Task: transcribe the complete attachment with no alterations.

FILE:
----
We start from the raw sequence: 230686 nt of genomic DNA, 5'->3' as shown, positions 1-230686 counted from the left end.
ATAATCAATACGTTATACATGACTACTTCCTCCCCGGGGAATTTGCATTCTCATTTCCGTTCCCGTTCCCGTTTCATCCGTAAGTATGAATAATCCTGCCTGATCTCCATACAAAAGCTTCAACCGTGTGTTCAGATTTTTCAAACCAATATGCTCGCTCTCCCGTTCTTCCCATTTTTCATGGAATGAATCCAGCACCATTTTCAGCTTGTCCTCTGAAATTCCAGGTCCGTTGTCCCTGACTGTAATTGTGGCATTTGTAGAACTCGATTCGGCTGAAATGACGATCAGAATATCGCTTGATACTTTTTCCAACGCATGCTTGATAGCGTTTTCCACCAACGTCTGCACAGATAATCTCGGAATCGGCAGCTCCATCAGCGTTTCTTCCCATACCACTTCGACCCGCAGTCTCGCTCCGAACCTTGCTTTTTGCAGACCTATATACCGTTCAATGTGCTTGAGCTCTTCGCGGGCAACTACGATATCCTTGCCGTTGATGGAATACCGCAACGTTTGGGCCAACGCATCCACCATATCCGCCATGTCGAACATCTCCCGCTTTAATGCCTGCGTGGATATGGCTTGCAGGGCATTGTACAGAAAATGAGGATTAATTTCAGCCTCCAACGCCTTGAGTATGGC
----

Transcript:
We start from the raw sequence: 230686 nt of genomic DNA, 5'->3' as shown, positions 1-230686 counted from the left end.
ATAATCAATACGTTATACATGACTACTTCCTCCCCGGGGAATTTGCATTCTCATTTCCGTTCCCGTTCCCGTTTCATCCGTAAGTATGAATAATCCTGCCTGATCTCCATACAAAAGCTTCAACCGTGTGTTCAGATTTTTCAAACCAATATGCTCGCTCTCCCGTTCTTCCCATTTTTCATGGAATGAATCCAGCACCATTTTCAGCTTGTCCTCTGAAATTCCAGGTCCGTTGTCCCTGACTGTAATTGTGGCATTTGTAGAACTCGATTCGGCTGAAATGACGATCAGAATATCGCTTGATACTTTTTCCAACGCATGCTTGATAGCGTTTTCCACCAACGTCTGCACAGATAATCTCGGAATCGGCAGCTCCATCAGCGTTTCTTCCCATACCACTTCGACCCGCAGTCTCGCTCCGAACCTTGCTTTTTGCAGACCTATATACCGTTCAATGTGCTTGAGCTCTTCGCGGGCAACTACGATATCCTTGCCGTTGATGGAATACCGCAACGTTTGGGCCAACGCATCCACCATATCCGCCATGTCGAACATCTCCCGCTTTAATGCCTGCGTGGATATGGCTTGCAGGGCATTGTACAGAAAATGAGGATTAATTTCAGCCTCCAACGCCTTGAGTATGGC